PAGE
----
The particular mix that has occurred is, in point of fact, very highly favorable to large corporations holding effective monopolies and using their combined financial power and that of gov’t granted monopolies (i.e. patents) to eliminate the concept of “competition”, which is what free-market capitalism SHOULD be encouraging.

Therefore, allow me to paraphrase you and suggest you set aside the belligerence hat and actually do some thinking. It doesn’t even have to be your own.

Anonymous Coward says:

I haven’t read into those patents, but from the description quoted from the blogger these sound very much like the way speech recognition was done back in the 1980s. Including the matching of fingerprints linearly in time. One well-known algorithm for doing that is Dynamic Time Warping, which has been around since the ’70s.

Too bad patents are so hard to challenge, because this one probably wouldn’t stand up to the prior art. They’ve just applied old speech recognition and search tech to music. Hardly inventive.

Chosen Reject says:

I thought that was the purpose of patents

As a result, you may contribute to someone infringing our patents in any part of the world.

Wait, I thought the purpose of patents was to demonstrate how to do something. Someone should also tell them that the USPTO’s website can be viewed internationally and it may may contribute to someone infringing [their] patents by explaining the algorithm here and here.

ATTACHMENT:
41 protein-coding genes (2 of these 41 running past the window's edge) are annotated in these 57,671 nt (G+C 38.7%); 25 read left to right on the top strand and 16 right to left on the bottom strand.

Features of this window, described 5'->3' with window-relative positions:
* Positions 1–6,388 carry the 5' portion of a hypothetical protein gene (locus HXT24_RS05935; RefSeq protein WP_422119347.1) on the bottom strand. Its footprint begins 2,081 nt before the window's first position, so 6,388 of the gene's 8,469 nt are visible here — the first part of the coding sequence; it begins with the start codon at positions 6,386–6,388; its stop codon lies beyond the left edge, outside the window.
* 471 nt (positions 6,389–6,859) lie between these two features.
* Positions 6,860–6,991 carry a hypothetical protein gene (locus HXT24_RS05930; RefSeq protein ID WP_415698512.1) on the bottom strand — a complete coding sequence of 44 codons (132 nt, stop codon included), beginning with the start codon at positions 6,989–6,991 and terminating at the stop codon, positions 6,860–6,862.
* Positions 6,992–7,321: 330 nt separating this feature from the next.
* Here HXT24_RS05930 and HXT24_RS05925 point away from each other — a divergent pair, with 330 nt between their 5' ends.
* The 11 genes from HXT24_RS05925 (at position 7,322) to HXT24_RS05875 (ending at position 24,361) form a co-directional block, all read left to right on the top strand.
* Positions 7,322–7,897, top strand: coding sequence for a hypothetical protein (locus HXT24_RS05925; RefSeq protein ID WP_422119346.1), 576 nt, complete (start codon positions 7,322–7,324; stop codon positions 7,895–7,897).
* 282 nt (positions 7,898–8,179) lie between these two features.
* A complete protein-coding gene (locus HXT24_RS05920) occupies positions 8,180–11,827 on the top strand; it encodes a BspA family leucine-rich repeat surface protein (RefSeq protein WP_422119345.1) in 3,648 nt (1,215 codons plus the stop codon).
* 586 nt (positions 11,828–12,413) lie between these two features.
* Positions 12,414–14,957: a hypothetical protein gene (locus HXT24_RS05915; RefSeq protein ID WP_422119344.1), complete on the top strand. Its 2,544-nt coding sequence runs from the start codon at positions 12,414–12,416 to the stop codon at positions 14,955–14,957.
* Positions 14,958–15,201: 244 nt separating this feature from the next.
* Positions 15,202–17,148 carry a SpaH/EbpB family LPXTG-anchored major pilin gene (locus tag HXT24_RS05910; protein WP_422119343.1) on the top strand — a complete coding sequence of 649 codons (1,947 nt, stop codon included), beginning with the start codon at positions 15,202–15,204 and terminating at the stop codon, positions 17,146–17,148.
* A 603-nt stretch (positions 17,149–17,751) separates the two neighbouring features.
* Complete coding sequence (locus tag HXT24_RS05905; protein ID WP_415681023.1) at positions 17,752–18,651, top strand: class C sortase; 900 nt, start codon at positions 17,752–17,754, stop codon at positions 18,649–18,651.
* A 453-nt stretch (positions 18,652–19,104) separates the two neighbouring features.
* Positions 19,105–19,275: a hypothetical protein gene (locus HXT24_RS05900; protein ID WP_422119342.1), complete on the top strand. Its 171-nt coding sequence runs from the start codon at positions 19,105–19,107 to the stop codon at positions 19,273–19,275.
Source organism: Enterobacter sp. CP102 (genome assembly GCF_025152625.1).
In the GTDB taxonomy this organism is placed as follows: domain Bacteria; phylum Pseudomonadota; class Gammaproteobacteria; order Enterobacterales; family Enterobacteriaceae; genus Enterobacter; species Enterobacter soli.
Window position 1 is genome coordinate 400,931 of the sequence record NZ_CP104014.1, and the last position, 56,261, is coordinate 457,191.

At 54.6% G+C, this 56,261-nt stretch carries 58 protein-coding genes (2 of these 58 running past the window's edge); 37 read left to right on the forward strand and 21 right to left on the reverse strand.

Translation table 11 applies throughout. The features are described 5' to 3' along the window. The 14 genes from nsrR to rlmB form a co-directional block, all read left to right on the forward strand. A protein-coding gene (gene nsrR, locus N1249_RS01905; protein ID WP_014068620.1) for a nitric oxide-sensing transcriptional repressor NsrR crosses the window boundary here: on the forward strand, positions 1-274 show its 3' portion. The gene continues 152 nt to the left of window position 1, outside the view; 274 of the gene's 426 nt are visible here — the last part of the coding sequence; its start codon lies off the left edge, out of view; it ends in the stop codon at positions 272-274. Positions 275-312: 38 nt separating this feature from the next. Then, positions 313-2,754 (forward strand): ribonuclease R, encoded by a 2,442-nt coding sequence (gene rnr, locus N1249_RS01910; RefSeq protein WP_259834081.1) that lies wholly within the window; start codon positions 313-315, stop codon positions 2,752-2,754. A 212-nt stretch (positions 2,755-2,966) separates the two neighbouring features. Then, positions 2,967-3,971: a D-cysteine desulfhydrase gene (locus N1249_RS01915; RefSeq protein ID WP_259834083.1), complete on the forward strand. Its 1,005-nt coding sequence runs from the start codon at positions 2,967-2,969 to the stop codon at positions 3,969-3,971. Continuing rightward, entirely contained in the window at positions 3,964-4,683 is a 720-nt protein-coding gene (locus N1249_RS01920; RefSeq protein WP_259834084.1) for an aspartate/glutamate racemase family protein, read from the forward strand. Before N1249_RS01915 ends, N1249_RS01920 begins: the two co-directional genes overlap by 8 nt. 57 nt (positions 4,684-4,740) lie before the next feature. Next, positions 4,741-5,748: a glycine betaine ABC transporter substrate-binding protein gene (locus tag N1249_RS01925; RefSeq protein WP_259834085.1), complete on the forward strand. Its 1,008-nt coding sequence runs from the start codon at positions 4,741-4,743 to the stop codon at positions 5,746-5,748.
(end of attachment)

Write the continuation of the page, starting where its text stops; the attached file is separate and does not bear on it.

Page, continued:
Anonymous Coward says:

Re: I thought that was the purpose of patents

“Wait, I thought the purpose of patents was to demonstrate how to do something.”

The problem with patents is that they mostly just cover general ideas and not specific implementations. At least in the U.S. where the legal system is generally broken so as to unfairly benefit the top one percent.

Anonymous Coward says:

Mr. van Rijn,

The US patent numbers for the two examples I provided you are 6,990,453 and 7,627,477. Note that there are additional issued patents and pending patent applications in the US and Eu that cover these concepts as well.

Best regards,

Can we send tons of prior art to the patent office since he already told us they are trying to file other patents as well on the same subject?

That would be priceless, the guy send a lawyergram and gets his clients patents revoked LoL

Eugene (profile) says:

Looks like the only innovation here is in managing to correlate what this guy figured out with a BS patent. Hey! Maybe someone should patent THAT concept and then cite BMI for infringement!

I propose U.S. Patent #LOL: a system comprised of 1) a lookup table (be it a programmable database maintained on a massive server or a handwritten list on a stained napkin I stole from a diner) containing responses to otherwise benign ideas or original research 2) methods to equate said ideas or research with previously existing patents 3) a means by which said responses can be sent to the responsible party, and/or anyone linked to the responsible party, in the form of a takedown notice or cease-and-desist order. And 4) any other stuff related to this system which I haven’t thought of yet.